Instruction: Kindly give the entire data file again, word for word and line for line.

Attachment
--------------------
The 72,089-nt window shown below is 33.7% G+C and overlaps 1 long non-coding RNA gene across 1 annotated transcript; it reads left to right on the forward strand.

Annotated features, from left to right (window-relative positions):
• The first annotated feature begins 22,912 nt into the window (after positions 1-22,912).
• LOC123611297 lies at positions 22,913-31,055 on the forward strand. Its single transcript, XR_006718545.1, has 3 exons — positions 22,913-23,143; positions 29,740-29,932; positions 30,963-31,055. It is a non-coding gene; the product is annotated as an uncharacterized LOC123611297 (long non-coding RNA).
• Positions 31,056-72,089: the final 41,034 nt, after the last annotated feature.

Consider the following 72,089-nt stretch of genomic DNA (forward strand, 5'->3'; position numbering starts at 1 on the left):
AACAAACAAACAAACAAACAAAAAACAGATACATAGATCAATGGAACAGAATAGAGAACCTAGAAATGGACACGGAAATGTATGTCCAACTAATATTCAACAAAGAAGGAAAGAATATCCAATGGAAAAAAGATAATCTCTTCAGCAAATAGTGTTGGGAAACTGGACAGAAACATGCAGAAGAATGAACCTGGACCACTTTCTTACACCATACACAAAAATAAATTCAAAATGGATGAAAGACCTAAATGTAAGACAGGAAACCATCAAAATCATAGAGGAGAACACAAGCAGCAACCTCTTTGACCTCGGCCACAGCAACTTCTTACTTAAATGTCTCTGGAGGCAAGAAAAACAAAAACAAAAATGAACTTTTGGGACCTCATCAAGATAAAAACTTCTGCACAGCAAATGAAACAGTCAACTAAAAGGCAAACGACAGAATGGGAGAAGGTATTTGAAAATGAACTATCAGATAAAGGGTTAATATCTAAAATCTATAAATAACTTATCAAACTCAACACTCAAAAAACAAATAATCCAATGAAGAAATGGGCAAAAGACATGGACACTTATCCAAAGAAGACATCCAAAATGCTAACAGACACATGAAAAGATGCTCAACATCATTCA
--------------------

The 72,089-nt window shown below is 33.7% G+C and overlaps 1 long non-coding RNA gene across 1 annotated transcript; it reads left to right on the forward strand.

Annotated features, from left to right (window-relative positions):
• The first annotated feature begins 22,912 nt into the window (after positions 1-22,912).
• LOC123611297 lies at positions 22,913-31,055 on the forward strand. Its single transcript, XR_006718545.1, has 3 exons — positions 22,913-23,143; positions 29,740-29,932; positions 30,963-31,055. It is a non-coding gene; the product is annotated as an uncharacterized LOC123611297 (long non-coding RNA).
• Positions 31,056-72,089: the final 41,034 nt, after the last annotated feature.

Consider the following 72,089-nt stretch of genomic DNA (forward strand, 5'->3'; position numbering starts at 1 on the left):
AACAAACAAACAAACAAACAAAAAACAGATACATAGATCAATGGAACAGAATAGAGAACCTAGAAATGGACACGGAAATGTATGTCCAACTAATATTCAACAAAGAAGGAAAGAATATCCAATGGAAAAAAGATAATCTCTTCAGCAAATAGTGTTGGGAAACTGGACAGAAACATGCAGAAGAATGAACCTGGACCACTTTCTTACACCATACACAAAAATAAATTCAAAATGGATGAAAGACCTAAATGTAAGACAGGAAACCATCAAAATCATAGAGGAGAACACAAGCAGCAACCTCTTTGACCTCGGCCACAGCAACTTCTTACTTAAATGTCTCTGGAGGCAAGAAAAACAAAAACAAAAATGAACTTTTGGGACCTCATCAAGATAAAAACTTCTGCACAGCAAATGAAACAGTCAACTAAAAGGCAAACGACAGAATGGGAGAAGGTATTTGAAAATGAACTATCAGATAAAGGGTTAATATCTAAAATCTATAAATAACTTATCAAACTCAACACTCAAAAAACAAATAATCCAATGAAGAAATGGGCAAAAGACATGGACACTTATCCAAAGAAGACATCCAAAATGCTAACAGACACATGAAAAGATGCTCAACATCATTCA